The Allies' triumph over Fascism in World War II was, in large measure, a victory over claims of racial superiority or inferiority. Oppressed peoples everywhere took note and began to press claims for freedom and equality.
Those who organized the postwar international order paid attention to these claims. The Charter of the United Nations listed among the purposes of the organization fostering international cooperation "in promoting and encouraging respect for human rights and for fundamental freedoms for all without distinction as to race, sex, language, or religion" (Art. 1). Racial equality was clearly an idea whose time had come, but America's war against German and Japanese racism was fought not by blacks and whites standing shoulder to shoulder but by black units and white units, separate and unequal even as they fought a war against racism.
Cognizant of the inconsistency between America's support for human rights abroad and its segregationist policies at home, President Truman in 1946 appointed a Committee on Civil Rights to offer a way forward for the United States. A report issued by the Committee in 1948 noted the problems inherent in trying to exert moral leadership in the world while failing to address civil rights problems in the United States:
Our position in the post-war world is so vital to the future that our smallest actions have far-reaching effects. . . . We cannot escape the fact that our civil rights record has been an issue in world politics. The world’s press and radio are full of it. . . . Those with competing philosophies have stressed--and are shamelessly distorting--our shortcomings. . . . They have tried to prove our democracy an empty fraud, and our nation a consistent oppressor of underprivileged people. This may seem ludicrous to Americans, but it is sufficiently important to worry our friends. The United States is not so strong, the final triumph of the democratic ideal is not so inevitable that we can ignore what the world thinks of us or our record.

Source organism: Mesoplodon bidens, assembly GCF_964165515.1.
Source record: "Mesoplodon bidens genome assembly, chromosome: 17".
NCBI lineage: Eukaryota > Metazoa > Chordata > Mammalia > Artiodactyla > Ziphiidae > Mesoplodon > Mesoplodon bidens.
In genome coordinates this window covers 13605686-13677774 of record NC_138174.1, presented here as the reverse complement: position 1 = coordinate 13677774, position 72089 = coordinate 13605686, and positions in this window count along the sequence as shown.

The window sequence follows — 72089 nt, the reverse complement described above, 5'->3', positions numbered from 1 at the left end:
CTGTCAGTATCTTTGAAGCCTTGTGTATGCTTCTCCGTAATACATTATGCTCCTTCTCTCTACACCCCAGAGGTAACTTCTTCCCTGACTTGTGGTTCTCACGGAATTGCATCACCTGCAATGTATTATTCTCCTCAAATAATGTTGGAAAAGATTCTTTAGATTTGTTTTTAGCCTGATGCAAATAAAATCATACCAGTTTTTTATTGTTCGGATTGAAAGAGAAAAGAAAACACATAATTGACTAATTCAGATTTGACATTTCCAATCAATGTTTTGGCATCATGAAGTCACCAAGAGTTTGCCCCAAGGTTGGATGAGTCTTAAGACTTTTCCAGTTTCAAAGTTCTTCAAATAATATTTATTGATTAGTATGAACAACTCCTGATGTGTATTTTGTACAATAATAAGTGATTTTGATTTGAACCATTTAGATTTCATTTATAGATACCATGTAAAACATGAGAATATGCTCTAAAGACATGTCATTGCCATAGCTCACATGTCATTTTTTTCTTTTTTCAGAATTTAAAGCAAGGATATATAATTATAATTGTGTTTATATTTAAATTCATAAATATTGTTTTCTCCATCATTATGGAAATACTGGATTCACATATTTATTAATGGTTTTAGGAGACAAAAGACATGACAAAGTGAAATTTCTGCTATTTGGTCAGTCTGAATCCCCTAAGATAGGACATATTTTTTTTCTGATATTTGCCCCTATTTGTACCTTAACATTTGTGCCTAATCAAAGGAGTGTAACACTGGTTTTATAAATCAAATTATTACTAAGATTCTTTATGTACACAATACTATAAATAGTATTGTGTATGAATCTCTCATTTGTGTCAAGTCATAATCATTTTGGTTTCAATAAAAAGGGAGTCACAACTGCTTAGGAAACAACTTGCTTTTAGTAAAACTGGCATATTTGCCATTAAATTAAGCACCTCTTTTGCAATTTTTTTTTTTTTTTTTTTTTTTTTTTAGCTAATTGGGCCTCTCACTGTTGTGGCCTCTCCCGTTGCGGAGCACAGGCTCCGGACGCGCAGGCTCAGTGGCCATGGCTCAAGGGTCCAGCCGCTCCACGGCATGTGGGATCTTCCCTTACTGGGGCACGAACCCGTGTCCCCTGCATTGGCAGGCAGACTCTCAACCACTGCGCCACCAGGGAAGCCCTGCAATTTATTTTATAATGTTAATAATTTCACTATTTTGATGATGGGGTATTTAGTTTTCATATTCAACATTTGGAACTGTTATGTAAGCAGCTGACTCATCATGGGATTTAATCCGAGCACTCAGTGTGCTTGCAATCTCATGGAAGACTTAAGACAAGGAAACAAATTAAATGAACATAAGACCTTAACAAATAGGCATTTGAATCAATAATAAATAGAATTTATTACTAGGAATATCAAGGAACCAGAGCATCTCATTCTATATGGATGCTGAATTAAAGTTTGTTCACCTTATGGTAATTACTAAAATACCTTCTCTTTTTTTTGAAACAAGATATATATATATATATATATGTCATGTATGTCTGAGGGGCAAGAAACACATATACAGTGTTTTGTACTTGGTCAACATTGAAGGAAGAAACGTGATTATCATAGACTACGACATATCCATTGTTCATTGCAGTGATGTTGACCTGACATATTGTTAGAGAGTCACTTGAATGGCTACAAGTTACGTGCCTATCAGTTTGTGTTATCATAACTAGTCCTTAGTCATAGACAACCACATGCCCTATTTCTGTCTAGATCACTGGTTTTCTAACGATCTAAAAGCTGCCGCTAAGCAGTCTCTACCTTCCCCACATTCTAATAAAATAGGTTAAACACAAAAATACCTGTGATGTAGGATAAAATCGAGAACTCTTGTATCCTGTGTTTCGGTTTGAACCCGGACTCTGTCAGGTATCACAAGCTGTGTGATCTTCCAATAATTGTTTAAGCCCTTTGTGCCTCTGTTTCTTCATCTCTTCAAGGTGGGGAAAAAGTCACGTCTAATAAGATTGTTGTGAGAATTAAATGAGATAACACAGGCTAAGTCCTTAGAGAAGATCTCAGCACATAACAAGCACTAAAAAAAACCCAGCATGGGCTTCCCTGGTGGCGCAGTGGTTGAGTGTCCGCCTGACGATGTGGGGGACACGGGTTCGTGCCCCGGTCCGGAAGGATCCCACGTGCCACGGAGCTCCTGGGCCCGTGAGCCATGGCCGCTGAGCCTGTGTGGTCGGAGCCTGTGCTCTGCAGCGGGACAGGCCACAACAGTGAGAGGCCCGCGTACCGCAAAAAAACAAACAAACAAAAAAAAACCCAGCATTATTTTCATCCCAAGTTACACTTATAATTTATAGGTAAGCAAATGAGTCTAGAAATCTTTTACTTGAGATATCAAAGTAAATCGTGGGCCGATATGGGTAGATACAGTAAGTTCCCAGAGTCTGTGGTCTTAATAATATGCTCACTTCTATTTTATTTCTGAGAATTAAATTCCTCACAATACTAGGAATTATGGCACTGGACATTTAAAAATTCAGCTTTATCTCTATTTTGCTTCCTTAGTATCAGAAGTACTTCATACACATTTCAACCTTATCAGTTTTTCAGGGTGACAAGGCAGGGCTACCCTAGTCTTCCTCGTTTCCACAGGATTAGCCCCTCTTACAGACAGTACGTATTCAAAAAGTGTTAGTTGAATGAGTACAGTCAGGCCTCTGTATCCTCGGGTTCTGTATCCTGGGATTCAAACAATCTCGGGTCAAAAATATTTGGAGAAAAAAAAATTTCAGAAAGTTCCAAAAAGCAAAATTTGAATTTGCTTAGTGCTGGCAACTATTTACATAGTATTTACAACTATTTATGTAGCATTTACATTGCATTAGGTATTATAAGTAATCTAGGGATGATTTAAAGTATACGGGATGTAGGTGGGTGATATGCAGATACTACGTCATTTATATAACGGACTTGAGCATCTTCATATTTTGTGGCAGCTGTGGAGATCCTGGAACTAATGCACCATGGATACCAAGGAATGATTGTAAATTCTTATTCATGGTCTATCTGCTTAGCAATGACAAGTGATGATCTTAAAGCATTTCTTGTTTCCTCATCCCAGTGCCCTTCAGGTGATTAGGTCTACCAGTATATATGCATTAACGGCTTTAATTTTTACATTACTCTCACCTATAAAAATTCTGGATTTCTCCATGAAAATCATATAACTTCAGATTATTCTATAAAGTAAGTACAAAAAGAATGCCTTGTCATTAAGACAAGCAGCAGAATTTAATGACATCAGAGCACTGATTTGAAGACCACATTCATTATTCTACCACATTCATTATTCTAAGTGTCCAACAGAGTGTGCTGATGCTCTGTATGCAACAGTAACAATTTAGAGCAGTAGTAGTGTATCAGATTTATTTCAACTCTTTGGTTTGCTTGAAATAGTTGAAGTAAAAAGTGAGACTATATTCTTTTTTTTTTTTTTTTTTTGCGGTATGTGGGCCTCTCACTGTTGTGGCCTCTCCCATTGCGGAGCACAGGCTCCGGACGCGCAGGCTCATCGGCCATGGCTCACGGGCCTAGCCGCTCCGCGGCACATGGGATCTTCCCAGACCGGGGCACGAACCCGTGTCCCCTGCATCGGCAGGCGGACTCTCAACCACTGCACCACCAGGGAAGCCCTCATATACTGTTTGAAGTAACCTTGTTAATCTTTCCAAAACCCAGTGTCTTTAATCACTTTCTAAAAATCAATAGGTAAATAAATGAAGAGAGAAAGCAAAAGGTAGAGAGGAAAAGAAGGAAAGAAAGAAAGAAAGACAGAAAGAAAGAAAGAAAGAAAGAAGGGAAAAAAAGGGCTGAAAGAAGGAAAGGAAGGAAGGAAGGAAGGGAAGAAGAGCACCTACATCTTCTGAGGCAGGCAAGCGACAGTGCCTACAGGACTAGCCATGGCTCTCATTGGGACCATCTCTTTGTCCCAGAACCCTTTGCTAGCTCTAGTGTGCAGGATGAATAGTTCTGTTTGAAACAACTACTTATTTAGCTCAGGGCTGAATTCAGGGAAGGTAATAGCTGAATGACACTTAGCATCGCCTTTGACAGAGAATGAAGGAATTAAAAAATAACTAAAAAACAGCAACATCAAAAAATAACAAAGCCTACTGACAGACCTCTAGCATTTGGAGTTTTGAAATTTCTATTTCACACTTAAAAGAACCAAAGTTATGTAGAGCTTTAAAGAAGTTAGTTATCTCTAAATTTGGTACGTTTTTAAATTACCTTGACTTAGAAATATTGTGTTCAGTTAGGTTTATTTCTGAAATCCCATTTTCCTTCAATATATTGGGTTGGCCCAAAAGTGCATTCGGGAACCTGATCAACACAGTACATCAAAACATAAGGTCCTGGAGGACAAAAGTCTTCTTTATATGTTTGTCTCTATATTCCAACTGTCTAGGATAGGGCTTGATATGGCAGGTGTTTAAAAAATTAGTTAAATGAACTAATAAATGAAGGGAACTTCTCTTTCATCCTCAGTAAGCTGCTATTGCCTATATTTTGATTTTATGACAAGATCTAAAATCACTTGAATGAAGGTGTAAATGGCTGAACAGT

Truman issued an executive order calling for the integration of the United States military, a small first step. At the United Nations, Eleanor Roosevelt brought the work of the UN Commission on Human Rights to a successful conclusion in the matter of the Universal Declaration of Human Rights. It was approved, without dissent, by the General Assembly on December 10, 1948. The UDHR declared, in Article 2, that "everyone is entitled to all the rights and freedoms set forth in this Declaration without distinction of any kind, such as race, color, sex, language, religion, political or other opinion, national or social origin, property, birth or other status."
These were small steps, but to those opposed to civil rights they served as a call to arms. In the aftermath of Truman's reliance on the UN Charter rather than a congressional declaration of war as the legal authority for military intervention in Korea, both isolationists and segregationists (two groups with considerable overlapping membership) rallied around the Bricker Amendment, which (in various guises) was intended to prevent the president's treaty-making power from being used to alter the fundamental norms of the American constitutional system, including the nature of the relationship between states and the federal government. In essence, isolationists supported the Bricker Amendment in order to prevent the United States from becoming further involved in multilateral institutions and segregationists supported it in order to prevent international human rights law from advancing the civil rights movement. To block the Bricker Amendment in the Senate, President Eisenhower was forced to end U.S. involvement in negotiations toward an International Bill of Human Rights.
In essence, opposition to civil rights in the Senate had the ancillary effect of ending American leadership of the international human rights movement. To this day, the United States has still not recovered its position of leadership where human rights are concerned.